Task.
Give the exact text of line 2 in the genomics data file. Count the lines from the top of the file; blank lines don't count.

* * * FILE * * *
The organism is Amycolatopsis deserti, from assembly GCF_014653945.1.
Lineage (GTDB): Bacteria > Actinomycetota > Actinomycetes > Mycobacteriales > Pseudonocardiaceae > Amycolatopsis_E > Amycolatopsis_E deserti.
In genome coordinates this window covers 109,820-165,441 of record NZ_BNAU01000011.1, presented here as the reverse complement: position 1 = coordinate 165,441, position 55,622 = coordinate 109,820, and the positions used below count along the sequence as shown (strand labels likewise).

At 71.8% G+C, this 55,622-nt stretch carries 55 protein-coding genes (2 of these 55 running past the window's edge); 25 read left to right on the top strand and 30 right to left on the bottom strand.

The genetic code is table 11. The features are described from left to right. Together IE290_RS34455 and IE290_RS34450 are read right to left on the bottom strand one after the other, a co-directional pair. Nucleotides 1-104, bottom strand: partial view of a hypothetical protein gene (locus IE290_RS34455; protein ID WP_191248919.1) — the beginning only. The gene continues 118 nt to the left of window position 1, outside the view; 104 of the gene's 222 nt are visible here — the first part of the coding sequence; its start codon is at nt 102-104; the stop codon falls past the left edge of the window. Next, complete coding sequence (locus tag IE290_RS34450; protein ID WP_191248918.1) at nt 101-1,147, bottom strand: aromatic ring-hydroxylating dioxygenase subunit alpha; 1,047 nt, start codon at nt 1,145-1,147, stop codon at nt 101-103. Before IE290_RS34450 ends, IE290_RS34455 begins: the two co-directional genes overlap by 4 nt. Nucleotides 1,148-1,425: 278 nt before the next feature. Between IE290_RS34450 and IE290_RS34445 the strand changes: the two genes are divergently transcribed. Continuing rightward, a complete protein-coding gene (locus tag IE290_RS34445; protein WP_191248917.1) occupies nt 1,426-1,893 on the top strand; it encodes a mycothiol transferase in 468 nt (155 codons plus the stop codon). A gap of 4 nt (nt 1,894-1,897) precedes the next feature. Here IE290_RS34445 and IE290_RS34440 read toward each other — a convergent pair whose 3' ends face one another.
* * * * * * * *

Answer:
Lineage (GTDB): Bacteria > Actinomycetota > Actinomycetes > Mycobacteriales > Pseudonocardiaceae > Amycolatopsis_E > Amycolatopsis_E deserti.